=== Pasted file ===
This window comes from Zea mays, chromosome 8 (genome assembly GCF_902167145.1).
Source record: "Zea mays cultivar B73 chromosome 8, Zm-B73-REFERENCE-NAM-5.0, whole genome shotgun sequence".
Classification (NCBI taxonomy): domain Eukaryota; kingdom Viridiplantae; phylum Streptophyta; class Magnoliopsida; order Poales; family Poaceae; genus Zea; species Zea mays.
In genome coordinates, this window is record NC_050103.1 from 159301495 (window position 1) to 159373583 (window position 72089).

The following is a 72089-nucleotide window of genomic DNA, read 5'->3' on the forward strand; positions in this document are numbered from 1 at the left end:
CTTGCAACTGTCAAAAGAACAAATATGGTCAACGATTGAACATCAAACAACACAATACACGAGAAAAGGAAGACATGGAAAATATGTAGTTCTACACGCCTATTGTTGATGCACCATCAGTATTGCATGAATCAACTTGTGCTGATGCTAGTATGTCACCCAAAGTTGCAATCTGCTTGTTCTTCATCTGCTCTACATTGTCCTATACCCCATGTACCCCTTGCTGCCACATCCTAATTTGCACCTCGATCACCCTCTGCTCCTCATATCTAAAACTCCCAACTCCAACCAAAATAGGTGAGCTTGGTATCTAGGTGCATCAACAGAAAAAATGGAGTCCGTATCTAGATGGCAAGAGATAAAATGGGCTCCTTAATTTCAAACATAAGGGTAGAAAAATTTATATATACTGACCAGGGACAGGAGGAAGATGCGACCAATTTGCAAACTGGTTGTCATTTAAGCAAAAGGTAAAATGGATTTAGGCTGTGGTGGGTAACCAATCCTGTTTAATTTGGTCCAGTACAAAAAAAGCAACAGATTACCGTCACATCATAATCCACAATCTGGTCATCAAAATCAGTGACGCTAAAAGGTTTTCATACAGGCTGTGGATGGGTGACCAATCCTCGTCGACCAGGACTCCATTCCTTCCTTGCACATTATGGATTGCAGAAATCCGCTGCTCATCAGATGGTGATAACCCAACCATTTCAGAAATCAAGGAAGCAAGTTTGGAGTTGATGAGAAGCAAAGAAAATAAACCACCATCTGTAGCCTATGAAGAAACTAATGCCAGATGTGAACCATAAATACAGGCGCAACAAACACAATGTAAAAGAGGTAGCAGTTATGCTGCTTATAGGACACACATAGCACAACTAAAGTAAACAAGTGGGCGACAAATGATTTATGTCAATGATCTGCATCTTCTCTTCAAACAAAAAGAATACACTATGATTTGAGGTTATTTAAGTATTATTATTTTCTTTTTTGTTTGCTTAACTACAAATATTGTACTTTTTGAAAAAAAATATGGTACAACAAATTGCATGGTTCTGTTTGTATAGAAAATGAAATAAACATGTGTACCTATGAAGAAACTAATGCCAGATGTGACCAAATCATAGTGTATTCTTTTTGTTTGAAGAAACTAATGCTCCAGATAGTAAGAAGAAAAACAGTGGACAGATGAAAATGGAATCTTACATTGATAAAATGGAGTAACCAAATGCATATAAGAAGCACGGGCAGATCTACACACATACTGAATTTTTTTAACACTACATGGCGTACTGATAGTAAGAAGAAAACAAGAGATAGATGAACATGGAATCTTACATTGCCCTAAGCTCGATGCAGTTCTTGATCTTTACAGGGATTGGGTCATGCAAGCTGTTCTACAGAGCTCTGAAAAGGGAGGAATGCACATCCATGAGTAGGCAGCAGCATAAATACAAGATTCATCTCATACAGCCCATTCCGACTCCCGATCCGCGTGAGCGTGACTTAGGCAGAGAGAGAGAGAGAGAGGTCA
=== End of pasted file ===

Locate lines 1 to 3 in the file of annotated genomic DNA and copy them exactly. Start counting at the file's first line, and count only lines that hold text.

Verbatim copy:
This window comes from Zea mays, chromosome 8 (genome assembly GCF_902167145.1).
Source record: "Zea mays cultivar B73 chromosome 8, Zm-B73-REFERENCE-NAM-5.0, whole genome shotgun sequence".
Classification (NCBI taxonomy): domain Eukaryota; kingdom Viridiplantae; phylum Streptophyta; class Magnoliopsida; order Poales; family Poaceae; genus Zea; species Zea mays.